The goal of this report is to demonstrate the use of the AirSensor package to explore the smoke impacts of the December 2019 - January 2020 fires and smoke in Australia. This document demonstrates “reproducible research” in that no pre-generated files are needed. Raw data from PurpleAir will be downloaded and processed when this script is first run.

We begin by loading the necessary packages:

library(dplyr)            # data manipulation
library(ggplot2)          # plotting
library(PWFSLSmoke)       # USFS monitor data access and plotting
library(AirSensor)        # PurpleAir sensor data access and plotting
library(AirMonitorPlots)  # Advanced plots for monitors

In this document we will use the term “sensor” to refer to consumer-grade, PurpleAir air quality sensors sampling at a high time resolution. The term “monitor” will refer to professional-grade, typically government managed monitors with hourly data.

The AirSensor package has three data models:

  • pas (PurpleAir Synoptic) objects contain snapshots of multiple PA sensors and can be used to make maps
  • pat (PurpleAir Timeseries) objects contain high resolution data for a single sensor
  • airsensor objects contain PA timeseries data that has been quality controlled and aggregated to an hourly time axis.

Getting the Data

Set up a local archive

The AirSensor package needs to know where processed data will live. For this report, we will specify a local archiveBaseDir where downloaded and processed data will live. The following code specifies a local directory archive, checks for its existence and creates it if needed.

archiveBaseDir <- path.expand("~/Data/Australia_on_fire")
if ( !dir.exists(archiveBaseDir) ) {


Load synoptic data for Australia

We will use the pas_createNew() function to create a pas object containing all the spatial metadata associated with purple air monitors in Australia.

The following code checks to make sure the pas_au file exists in your archiveBaseDir directory and, if missing, recreates it.

filePath_pas <- file.path(archiveBaseDir, "pas_au.rda")

if ( !file.exists(filePath_pas) ) {
  pas_au <- pas_createNew(countryCodes = "AU", includePWFSL = TRUE)
  save(pas_au, file = filePath_pas)

pas <- get(load(filePath_pas))

View a pas map

A pas object is a dataframe that contains metadata and PM 2.5 averages for many purple air sensors in a designated region. Each pas object can be filtered and edited to retain whichever collection of sensors the analyst desires based on location, state, name, etc.

It is important to note that the data averages in the pas object – the numeric values for PM2.5 or temperature or humidity – are current at the time that the pas is created. pas objects can be used to quickly explore the spatial distribution of PurpleAir sensors and display some then-current values but should not be used for detailed analysis.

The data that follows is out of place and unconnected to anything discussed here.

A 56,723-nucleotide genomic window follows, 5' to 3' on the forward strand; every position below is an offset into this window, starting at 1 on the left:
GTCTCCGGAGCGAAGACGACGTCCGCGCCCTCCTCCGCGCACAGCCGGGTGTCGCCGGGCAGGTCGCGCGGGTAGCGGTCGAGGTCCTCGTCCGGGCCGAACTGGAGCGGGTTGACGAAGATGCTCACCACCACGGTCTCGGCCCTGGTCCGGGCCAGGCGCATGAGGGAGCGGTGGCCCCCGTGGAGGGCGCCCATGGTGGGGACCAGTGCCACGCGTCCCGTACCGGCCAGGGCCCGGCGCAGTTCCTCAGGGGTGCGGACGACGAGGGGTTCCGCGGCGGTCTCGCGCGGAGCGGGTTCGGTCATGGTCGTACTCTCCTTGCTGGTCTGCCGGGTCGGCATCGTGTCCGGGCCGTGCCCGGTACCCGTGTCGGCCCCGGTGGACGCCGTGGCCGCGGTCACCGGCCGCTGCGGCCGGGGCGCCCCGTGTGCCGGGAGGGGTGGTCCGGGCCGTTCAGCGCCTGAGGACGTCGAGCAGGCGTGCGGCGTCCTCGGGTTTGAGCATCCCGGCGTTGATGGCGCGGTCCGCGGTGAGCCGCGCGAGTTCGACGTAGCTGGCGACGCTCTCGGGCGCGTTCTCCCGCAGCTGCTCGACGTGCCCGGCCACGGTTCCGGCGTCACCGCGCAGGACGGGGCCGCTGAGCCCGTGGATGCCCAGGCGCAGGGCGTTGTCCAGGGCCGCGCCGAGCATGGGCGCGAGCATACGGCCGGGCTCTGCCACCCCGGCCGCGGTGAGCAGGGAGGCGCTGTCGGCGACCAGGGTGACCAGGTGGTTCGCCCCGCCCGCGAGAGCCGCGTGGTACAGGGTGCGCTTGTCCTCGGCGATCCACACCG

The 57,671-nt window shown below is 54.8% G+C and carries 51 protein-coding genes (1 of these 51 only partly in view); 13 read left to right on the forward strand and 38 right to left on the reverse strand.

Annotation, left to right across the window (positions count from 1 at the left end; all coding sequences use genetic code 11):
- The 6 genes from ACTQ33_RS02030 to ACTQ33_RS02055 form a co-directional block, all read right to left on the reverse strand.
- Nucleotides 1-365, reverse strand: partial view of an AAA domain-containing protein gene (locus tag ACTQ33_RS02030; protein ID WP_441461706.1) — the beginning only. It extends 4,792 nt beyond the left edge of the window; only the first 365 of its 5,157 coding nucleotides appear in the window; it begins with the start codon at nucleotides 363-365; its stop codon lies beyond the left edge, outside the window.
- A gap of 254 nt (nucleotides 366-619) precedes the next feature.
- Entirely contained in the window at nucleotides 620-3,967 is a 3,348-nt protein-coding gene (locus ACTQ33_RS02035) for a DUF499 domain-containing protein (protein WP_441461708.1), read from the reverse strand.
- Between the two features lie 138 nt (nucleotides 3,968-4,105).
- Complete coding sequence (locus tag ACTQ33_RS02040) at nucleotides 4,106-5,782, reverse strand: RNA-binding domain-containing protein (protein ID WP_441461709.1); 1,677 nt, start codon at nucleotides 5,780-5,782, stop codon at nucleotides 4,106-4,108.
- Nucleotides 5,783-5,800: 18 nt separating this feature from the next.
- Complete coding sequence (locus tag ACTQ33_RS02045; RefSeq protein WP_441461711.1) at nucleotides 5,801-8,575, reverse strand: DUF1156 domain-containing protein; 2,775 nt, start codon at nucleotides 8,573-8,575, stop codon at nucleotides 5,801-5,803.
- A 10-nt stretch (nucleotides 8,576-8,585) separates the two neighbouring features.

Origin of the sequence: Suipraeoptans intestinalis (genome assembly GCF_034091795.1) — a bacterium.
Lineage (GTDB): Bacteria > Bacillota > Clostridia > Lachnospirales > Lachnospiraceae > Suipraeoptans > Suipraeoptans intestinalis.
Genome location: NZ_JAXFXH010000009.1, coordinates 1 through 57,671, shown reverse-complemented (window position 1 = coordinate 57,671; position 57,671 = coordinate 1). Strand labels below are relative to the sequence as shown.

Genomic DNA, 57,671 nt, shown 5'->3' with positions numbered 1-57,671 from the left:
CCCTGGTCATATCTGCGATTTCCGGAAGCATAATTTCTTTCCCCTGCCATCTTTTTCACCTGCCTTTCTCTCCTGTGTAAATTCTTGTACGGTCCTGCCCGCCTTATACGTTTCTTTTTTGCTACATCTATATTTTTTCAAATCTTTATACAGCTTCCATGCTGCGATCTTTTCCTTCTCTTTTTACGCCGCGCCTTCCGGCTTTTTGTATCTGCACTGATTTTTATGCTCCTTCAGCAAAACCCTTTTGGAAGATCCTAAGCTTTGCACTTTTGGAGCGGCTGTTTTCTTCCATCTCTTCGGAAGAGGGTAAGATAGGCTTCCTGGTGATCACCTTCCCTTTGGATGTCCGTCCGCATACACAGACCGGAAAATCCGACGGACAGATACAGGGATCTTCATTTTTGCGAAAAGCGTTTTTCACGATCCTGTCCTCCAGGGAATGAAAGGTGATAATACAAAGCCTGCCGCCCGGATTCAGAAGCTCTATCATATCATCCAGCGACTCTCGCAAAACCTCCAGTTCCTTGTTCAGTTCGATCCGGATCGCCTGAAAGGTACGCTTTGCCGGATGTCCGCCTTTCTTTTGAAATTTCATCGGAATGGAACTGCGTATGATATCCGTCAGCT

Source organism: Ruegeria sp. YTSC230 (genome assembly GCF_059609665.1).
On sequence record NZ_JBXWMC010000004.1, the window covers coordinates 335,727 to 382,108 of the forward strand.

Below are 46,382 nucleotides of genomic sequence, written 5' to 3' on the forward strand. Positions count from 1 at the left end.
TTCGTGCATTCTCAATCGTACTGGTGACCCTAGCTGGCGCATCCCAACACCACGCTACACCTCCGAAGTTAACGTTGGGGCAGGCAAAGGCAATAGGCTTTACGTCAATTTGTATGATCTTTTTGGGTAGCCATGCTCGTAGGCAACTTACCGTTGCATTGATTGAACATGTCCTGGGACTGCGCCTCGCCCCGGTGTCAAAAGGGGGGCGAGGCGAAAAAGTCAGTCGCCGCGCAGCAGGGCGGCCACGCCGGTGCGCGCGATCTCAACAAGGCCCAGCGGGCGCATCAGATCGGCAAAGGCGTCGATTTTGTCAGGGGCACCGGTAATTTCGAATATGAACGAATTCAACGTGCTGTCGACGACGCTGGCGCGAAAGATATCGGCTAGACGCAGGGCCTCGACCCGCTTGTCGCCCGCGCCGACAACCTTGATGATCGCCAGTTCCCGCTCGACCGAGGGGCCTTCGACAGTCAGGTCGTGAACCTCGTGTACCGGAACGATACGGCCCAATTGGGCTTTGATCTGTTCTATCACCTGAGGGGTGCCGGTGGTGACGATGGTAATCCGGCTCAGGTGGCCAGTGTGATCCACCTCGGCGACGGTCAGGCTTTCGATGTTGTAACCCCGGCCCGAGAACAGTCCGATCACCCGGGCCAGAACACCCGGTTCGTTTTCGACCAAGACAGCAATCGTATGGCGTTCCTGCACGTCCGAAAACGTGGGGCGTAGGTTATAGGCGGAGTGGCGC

We can view the locations of each sensor and the AQI (Air Quality Index) maxima (when the pas was created) using the pas_leaflet() function.

Load time series data for a sensor

On January 15, 2020, the leaflet plot showed unhealthy air quality for Sydney. Let’s look at data from a sensor in the Sydney area for the time period covering the Australian wildfires. One of those sensors is labeled “Jannali”

The following chunk will check to see if the pat object for the sensor named “Jannali” has already been created the local directory and will recreate it if needed.

label <- c("Jannali" )

filePath_jannali <- file.path(archiveBaseDir, "pat_jannali.rda")

if ( file.exists(filePath_jannali) ) {
  pat_jannali <- get(load(filePath_jannali))
} else {
  pat_jannali <- pat_createNew(
    pas = pas, 
    label = label, 
    startdate = 20191229, 
    enddate = 20200110
  save(pat_jannali, file = filePath_jannali)

View a pat timeseries

A pat object is a list of two dataframes, one called meta containing spatial metadata associated with the sensor and another called data containing that sensor’s time series data. Each pat object contains time series data for a temperature channel, a humidity channel, A and B PM 2.5 channel’s, and several other fields.

The following chunk demonstrates use of the pat_multiPlot() function to have a quick look at the data contained in a pat object. The plot shows both A and B channels as well as temperature and humidity. The plotting function is flexible and has options for choosing which channels to display, on the same or individual axes. (Type ?pat_multiPlot to learn more.)

In this case we see that the data look good. Channels A and B are both showing lots of PM 2.5 data for “Jannali” over the period of interest


Explore the pas object

For the purposes of this exploratory example, we are focusing on Australia but maybe we want to filter even more and just look at the sensors within a certain radius of the one we chose in Sydney.

lon <- pat_jannali$meta$longitude
lat <- pat_jannali$meta$latitude

pas_sydney <- 
  pas_au %>%
    longitude = lon, 
    latitude = lat, 
    radius = "50 km"


Filter the pas based on conditions

On January 15, 2020, the air quality in Sydney appeared to be unhealthy. [Using a pas object created don that day] we can look for the sensors that are reporting the highest pm25 levels.